6. Blend briefly until the mixture is smooth and add the eggs and vanilla extract.
  7. Blend again at low speed (to avoid foaming) until all the ingredients are blended.
  8. Grab a strainer and place it on top of a medium size bowl. Pour the mixture through the strainer slowly (you may need to give the strainer a gentle shake to help the liquid seep through) and discard of the bits that didn’t blend.
  9. Grab two 4-ounce ramekins (or four smaller ones) and divide the mixture evenly.
  10. Place a deep skillet on the stove top and place the ramekins inside. Add enough water in the pot to cover about 1/3 of the ramekins. Cover the pan with aluminum foil and place the lid on top, leaving a little space opened to let out the steam.
  11. Bring the water to boil and turn down the heat to low. Steam for 25 minutes.
  12. Check the firmness of the purin – the top part should be mostly firm with the center a little soft. Simmer for an additional 5 minutes if they haven’t set.
  13. Transfer the ramekins to the fridge until they have completely chilled. Once they have chilled, pour a little pure maple syrup on top – about one tablespoon, or two if you like it sweet – and serve with a small spoon.

If you are planning to eat them later, cover the pumpkin puddings with cling wrap to prevent the top from drying. Enjoy!

Japanese Style Pumpkin Pudding (Kabocha Purin) - A healthier and easy recipe for the best pumpkin pudding! With a flan-like texture, this deliciously sweet and eggy kabocha pumpkin is gluten-free and dairy-free! Perfect for kids and adults who are lactose or gluten intolerant. It's a fun, low carb dessert your entire family will enjoy! #thanksgivingfood #healthydessert #kabochasquash #japanesefood #homemade | pickledplum.com Japanese Style Pumpkin Pudding (Kabocha Purin) - A healthier and easy recipe for the best pumpkin pudding! With a flan-like texture, this deliciously sweet and eggy kabocha pumpkin is gluten-free and dairy-free! Perfect for kids and adults who are lactose or gluten intolerant. It's a fun, low carb dessert your entire family will enjoy! #thanksgivingfood #healthydessert #kabochasquash #japanesefood #homemade | pickledplum.com Japanese Style Pumpkin Pudding (Kabocha Purin) - A healthier and easy recipe for the best pumpkin pudding! With a flan-like texture, this deliciously sweet and eggy kabocha pumpkin is gluten-free and dairy-free! Perfect for kids and adults who are lactose or gluten intolerant. It's a fun, low carb dessert your entire family will enjoy! #thanksgivingfood #healthydessert #kabochasquash #japanesefood #homemade | pickledplum.com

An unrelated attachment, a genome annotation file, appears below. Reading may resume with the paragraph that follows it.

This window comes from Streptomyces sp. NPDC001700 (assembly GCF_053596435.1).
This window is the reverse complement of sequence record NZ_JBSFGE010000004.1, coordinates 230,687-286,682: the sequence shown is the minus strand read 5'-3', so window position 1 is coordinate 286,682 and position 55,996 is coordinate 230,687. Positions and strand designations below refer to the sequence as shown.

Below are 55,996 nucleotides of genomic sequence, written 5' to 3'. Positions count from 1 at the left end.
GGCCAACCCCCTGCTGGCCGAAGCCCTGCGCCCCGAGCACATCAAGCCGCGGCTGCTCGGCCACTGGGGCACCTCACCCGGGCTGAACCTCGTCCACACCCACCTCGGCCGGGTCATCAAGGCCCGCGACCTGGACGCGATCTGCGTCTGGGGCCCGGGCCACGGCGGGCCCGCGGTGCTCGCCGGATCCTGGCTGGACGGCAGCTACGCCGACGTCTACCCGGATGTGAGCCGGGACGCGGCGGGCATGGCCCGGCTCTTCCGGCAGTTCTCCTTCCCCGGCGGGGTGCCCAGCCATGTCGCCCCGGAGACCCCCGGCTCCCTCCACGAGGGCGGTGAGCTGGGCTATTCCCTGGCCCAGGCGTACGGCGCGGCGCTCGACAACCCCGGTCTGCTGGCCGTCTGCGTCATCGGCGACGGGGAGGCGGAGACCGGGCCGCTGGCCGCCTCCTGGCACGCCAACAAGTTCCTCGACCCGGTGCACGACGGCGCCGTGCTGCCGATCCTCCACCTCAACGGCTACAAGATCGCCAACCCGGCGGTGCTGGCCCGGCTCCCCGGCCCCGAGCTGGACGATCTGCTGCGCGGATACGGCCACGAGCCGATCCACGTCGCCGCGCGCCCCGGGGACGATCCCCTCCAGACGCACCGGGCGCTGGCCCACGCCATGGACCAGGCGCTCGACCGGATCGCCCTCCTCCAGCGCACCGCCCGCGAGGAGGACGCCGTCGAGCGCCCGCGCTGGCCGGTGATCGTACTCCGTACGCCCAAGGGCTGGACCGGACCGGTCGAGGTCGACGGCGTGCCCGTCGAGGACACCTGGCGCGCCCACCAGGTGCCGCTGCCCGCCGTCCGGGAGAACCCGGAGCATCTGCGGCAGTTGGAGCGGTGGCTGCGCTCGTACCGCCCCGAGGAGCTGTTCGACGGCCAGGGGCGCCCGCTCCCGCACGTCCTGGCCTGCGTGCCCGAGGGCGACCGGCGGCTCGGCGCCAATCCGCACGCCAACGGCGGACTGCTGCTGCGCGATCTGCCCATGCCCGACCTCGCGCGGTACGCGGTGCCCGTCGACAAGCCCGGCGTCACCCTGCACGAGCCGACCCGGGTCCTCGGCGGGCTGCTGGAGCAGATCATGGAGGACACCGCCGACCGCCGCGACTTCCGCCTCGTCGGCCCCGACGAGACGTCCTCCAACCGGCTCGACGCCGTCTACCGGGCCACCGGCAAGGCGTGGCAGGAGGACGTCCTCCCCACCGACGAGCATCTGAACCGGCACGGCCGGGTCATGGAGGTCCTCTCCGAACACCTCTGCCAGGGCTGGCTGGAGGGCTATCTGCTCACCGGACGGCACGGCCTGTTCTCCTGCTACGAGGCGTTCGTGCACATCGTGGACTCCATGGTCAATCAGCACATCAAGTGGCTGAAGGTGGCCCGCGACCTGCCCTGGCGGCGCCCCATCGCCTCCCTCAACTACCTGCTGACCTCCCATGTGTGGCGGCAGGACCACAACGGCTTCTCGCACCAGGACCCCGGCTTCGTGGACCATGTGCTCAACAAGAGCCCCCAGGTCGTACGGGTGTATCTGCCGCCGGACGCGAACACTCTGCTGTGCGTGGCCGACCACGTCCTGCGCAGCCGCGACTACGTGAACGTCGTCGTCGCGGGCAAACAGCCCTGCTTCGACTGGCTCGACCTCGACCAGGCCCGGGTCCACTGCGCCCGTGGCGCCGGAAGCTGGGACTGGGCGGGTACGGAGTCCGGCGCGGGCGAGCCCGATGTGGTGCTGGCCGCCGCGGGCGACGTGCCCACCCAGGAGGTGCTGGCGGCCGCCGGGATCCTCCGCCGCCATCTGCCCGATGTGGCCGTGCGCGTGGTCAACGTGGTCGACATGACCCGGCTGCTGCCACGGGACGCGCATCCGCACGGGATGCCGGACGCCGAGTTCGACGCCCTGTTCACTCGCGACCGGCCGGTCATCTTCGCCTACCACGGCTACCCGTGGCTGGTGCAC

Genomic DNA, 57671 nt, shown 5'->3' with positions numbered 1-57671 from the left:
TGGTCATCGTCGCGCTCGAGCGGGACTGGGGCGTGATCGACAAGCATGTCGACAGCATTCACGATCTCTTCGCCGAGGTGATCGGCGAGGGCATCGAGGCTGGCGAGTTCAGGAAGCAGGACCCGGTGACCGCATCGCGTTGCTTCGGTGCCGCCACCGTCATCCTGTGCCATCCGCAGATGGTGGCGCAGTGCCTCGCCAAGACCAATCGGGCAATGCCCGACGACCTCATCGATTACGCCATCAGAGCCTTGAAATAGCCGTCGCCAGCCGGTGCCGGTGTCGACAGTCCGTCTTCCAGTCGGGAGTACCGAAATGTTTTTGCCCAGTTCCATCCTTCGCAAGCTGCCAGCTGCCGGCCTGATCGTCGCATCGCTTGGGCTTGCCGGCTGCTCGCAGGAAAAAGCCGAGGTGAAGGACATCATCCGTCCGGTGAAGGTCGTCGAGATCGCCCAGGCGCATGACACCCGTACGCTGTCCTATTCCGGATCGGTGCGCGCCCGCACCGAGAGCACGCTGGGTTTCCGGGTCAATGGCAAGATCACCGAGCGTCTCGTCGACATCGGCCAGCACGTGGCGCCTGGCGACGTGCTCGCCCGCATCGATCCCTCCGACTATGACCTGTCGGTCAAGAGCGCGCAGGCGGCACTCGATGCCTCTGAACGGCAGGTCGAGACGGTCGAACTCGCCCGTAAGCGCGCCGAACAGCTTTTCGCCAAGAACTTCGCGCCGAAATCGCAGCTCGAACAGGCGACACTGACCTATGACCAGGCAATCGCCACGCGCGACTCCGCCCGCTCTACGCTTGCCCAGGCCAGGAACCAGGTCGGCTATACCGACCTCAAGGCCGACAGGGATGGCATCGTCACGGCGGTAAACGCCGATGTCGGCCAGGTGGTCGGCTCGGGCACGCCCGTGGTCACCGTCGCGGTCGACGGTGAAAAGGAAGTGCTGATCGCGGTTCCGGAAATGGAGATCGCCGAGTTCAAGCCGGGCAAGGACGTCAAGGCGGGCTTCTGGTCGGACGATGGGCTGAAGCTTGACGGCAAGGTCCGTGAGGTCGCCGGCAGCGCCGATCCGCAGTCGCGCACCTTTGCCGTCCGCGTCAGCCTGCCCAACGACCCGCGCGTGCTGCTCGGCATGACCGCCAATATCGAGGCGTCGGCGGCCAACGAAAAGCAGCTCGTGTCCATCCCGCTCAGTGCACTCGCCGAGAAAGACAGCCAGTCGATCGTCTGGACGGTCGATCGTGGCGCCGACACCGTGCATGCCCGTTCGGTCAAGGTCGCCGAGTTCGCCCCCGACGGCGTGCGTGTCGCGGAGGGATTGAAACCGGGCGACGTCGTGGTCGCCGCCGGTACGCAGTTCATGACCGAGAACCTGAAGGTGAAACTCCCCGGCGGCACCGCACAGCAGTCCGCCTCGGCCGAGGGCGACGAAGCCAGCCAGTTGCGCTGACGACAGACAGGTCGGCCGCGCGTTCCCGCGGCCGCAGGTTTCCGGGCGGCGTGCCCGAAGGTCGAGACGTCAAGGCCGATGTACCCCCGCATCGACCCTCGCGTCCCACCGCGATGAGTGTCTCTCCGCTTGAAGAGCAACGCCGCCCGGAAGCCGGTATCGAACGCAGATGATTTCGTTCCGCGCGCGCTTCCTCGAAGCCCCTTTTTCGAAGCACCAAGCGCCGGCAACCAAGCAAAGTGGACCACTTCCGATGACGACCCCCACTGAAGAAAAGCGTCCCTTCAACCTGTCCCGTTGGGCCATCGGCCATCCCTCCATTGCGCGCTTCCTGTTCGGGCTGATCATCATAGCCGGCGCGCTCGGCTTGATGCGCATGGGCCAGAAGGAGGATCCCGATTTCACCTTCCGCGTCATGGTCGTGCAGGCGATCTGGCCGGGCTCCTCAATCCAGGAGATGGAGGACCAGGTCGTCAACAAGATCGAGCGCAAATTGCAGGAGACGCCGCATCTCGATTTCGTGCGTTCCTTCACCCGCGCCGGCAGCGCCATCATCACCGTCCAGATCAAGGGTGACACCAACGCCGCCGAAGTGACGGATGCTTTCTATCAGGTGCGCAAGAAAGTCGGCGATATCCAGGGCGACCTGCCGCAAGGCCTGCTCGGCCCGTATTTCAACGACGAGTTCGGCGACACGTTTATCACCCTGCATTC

Oishi!

Kabocha purin is one of those Japanese desserts I can’t get enough of. It’s a cross between a crème brûlée, a crème caramel, and a panna cotta, with flavors of autumn dancing on my tastebuds. It’s super oishi (Japanese for yummy)!

It’s a dessert that’s not too sweet but sweet enough to satisfy both kids and adults.

This Japanese style pumpkin pudding will last in the fridge for up to 2 days. Yes, it can last a bit longer but I’ve noticed the quality of the texture declining on its third day. So my advice is to serve them as soon as you can because that’s when they are at their most delicious!

Other yummy squash and pumpkin recipes:

Japanese Style Pumpkin Pudding (Kabocha Purin) - A healthier and easy recipe for the best pumpkin pudding! With a flan-like texture, this deliciously sweet and eggy kabocha pumpkin is gluten-free and dairy-free! Perfect for kids and adults who are lactose or gluten intolerant. It's a fun, low carb dessert your entire family will enjoy! #thanksgivingfood #healthydessert #kabochasquash #japanesefood #homemade | pickledplum.com Japanese Style Pumpkin Pudding (Kabocha Purin) - A healthier and easy recipe for the best pumpkin pudding! With a flan-like texture, this deliciously sweet and eggy kabocha pumpkin is gluten-free and dairy-free! Perfect for kids and adults who are lactose or gluten intolerant. It's a fun, low carb dessert your entire family will enjoy! #thanksgivingfood #healthydessert #kabochasquash #japanesefood #homemade | pickledplum.com